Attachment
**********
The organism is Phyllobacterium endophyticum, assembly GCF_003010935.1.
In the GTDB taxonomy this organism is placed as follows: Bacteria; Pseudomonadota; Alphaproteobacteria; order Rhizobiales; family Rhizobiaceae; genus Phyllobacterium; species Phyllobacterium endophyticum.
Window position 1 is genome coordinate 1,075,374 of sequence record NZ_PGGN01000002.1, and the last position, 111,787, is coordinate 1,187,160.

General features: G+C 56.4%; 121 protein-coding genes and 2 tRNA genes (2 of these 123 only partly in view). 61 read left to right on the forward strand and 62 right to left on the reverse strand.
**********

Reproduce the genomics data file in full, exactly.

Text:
The organism is Phyllobacterium endophyticum, assembly GCF_003010935.1.
In the GTDB taxonomy this organism is placed as follows: Bacteria; Pseudomonadota; Alphaproteobacteria; order Rhizobiales; family Rhizobiaceae; genus Phyllobacterium; species Phyllobacterium endophyticum.
Window position 1 is genome coordinate 1,075,374 of sequence record NZ_PGGN01000002.1, and the last position, 111,787, is coordinate 1,187,160.

General features: G+C 56.4%; 121 protein-coding genes and 2 tRNA genes (2 of these 123 only partly in view). 61 read left to right on the forward strand and 62 right to left on the reverse strand.